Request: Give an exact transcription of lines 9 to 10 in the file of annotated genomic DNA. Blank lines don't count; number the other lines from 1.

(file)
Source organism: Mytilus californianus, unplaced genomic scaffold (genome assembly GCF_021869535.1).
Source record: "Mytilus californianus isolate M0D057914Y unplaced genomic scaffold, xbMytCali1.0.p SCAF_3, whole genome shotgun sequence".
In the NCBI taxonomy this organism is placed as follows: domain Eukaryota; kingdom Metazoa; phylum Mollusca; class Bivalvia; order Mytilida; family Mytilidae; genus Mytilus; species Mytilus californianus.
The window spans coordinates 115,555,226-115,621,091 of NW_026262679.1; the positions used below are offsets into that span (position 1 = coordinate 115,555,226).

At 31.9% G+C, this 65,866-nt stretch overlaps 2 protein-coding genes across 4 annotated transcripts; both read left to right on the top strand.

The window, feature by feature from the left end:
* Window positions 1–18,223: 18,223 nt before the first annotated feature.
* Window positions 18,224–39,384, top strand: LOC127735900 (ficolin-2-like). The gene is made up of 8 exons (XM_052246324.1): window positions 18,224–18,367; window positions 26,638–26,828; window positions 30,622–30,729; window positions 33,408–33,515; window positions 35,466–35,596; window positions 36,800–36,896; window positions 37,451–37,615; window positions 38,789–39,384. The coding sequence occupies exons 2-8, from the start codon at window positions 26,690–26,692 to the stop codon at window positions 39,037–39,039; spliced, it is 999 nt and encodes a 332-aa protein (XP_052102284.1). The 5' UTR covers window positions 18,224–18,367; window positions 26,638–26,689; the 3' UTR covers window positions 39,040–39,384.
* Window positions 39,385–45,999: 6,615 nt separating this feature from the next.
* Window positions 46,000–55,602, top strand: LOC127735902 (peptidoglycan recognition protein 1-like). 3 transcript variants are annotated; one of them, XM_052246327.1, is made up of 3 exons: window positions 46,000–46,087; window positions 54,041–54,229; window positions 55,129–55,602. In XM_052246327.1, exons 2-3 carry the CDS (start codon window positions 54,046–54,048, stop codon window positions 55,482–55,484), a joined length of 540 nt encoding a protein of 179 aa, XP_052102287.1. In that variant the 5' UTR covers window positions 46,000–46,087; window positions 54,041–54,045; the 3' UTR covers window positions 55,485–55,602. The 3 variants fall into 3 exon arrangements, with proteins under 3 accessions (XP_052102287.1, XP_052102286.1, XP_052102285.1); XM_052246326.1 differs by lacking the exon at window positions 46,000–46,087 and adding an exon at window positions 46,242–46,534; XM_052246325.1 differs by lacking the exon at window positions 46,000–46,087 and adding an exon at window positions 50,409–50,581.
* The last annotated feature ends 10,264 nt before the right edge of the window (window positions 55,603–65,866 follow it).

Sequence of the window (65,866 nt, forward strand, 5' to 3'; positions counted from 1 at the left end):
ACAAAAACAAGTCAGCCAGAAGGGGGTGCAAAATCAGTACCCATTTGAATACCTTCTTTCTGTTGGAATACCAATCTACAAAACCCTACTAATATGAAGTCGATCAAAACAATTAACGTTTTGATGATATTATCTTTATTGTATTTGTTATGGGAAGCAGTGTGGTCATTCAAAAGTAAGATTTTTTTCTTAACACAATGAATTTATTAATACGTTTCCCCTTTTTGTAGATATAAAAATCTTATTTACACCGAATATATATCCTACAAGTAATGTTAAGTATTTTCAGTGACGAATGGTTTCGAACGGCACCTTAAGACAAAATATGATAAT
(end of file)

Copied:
* Window positions 39,385–45,999: 6,615 nt separating this feature from the next.
* Window positions 46,000–55,602, top strand: LOC127735902 (peptidoglycan recognition protein 1-like). 3 transcript variants are annotated; one of them, XM_052246327.1, is made up of 3 exons: window positions 46,000–46,087; window positions 54,041–54,229; window positions 55,129–55,602. In XM_052246327.1, exons 2-3 carry the CDS (start codon window positions 54,046–54,048, stop codon window positions 55,482–55,484), a joined length of 540 nt encoding a protein of 179 aa, XP_052102287.1. In that variant the 5' UTR covers window positions 46,000–46,087; window positions 54,041–54,045; the 3' UTR covers window positions 55,485–55,602. The 3 variants fall into 3 exon arrangements, with proteins under 3 accessions (XP_052102287.1, XP_052102286.1, XP_052102285.1); XM_052246326.1 differs by lacking the exon at window positions 46,000–46,087 and adding an exon at window positions 46,242–46,534; XM_052246325.1 differs by lacking the exon at window positions 46,000–46,087 and adding an exon at window positions 50,409–50,581.